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Marjorie Grene and the Phenomenon of Life
John J. Compton
PSA: Proceedings of the Biennial Meeting of the Philosophy of Science Association
Vol. 1984, Volume Two: Symposia and Invited Papers (1984), pp. 354-364
Stable URL: http://www.jstor.org/stable/192514
Page Count: 11
You can always find the topics here!Topics: Phenomena, Humans, Philosophy of science, Animals, Concept of being, Epistemology, Biology, Lifeworld, Cartesianism, Empiricism
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Marjorie Grene's work expresses the conviction that what is called "the new philosophy of science" will not become viable until it is rooted in an understanding of the knower and the known which breaks with the familiar Cartesian dualisms. In order to provide this understanding, she has sought to restore central significance to the phenomenon of life -- to the distinctive ways in which animals, including human beings, perceive and act in their worlds. It is argued that her fundamental premise is that humans, as living beings, bring a shared experience of the world with them into scientific activity. On this basis, she is able to show how scientific objectivity may be seen as a form of pre-scientific exploration and how the scientifically known world may be seen as the pre-scientific life-world interpreted and enriched in scientific terms.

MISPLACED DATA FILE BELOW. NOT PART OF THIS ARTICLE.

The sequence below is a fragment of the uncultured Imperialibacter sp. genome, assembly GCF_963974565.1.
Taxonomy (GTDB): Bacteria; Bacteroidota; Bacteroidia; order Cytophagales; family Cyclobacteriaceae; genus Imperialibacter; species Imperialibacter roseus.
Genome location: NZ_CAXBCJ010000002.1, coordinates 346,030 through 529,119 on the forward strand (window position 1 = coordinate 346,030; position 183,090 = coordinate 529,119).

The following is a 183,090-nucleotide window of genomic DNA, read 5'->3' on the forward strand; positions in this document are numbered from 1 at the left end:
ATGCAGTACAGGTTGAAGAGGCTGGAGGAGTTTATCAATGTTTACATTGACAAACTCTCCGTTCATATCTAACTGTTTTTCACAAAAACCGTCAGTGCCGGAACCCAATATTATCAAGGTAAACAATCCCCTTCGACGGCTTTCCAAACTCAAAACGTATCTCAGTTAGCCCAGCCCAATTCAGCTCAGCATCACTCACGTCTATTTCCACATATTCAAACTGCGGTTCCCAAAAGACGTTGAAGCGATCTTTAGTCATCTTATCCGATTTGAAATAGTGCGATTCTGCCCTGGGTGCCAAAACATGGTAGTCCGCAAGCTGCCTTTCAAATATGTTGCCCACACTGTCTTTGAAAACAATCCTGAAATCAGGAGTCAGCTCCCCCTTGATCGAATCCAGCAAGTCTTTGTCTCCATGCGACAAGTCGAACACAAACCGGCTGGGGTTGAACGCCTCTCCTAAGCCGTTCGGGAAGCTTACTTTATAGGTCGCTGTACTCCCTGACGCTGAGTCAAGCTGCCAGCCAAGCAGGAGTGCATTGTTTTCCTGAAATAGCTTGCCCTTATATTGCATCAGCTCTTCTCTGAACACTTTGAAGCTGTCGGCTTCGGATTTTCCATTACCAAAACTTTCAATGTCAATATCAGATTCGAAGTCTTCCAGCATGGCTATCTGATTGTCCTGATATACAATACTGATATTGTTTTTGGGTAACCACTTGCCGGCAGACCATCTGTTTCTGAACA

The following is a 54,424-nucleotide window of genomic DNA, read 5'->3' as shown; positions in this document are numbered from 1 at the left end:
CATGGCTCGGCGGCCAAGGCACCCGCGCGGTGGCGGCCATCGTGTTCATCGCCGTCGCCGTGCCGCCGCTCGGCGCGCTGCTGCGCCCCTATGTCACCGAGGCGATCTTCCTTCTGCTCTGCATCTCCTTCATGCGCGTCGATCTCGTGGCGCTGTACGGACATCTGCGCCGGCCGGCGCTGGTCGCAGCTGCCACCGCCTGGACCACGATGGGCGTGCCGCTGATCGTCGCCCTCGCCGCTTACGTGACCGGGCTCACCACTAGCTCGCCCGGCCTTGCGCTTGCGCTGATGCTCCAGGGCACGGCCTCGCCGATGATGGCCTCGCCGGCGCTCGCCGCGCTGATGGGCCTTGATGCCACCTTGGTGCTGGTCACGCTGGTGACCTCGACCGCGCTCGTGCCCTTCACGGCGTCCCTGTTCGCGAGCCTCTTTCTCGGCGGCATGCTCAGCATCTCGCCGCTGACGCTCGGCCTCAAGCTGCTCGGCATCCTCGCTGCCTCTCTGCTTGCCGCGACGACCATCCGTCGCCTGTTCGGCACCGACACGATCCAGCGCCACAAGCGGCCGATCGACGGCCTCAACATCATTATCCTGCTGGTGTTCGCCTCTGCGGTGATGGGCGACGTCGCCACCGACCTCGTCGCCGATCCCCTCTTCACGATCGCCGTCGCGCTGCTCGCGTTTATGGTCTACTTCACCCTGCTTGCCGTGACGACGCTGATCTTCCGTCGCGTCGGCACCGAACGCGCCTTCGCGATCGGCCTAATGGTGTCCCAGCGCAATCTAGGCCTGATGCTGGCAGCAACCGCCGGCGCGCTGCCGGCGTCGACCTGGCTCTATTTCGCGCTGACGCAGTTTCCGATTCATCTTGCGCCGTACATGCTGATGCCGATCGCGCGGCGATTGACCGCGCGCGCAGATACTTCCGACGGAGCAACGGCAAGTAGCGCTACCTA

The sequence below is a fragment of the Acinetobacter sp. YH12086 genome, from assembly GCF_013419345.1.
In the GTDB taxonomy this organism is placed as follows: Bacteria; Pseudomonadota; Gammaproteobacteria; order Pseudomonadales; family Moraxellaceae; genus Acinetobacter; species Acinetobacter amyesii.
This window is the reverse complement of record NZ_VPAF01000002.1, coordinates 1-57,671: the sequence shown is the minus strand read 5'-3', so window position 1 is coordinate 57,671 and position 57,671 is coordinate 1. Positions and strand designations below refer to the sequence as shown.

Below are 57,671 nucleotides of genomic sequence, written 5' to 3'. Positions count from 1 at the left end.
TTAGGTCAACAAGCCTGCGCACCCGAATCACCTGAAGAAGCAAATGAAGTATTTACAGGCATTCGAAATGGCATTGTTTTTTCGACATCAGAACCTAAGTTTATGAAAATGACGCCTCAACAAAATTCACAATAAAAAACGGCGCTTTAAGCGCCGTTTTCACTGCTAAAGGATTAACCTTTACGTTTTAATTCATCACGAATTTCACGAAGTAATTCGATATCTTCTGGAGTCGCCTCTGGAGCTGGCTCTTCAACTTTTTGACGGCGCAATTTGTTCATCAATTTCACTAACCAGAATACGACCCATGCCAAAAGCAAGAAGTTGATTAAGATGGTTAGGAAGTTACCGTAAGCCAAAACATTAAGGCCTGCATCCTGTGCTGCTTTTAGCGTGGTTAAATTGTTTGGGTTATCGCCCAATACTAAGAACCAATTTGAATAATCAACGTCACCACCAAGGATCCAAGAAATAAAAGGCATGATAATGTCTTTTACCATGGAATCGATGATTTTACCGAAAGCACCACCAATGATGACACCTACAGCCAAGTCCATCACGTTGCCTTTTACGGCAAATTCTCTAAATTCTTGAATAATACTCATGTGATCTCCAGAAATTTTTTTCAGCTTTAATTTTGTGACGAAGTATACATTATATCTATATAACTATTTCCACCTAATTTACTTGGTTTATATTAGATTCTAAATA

PSA: Proceedings of the Biennial Meeting of the Philosophy of Science Association © 1984 The University of Chicago Press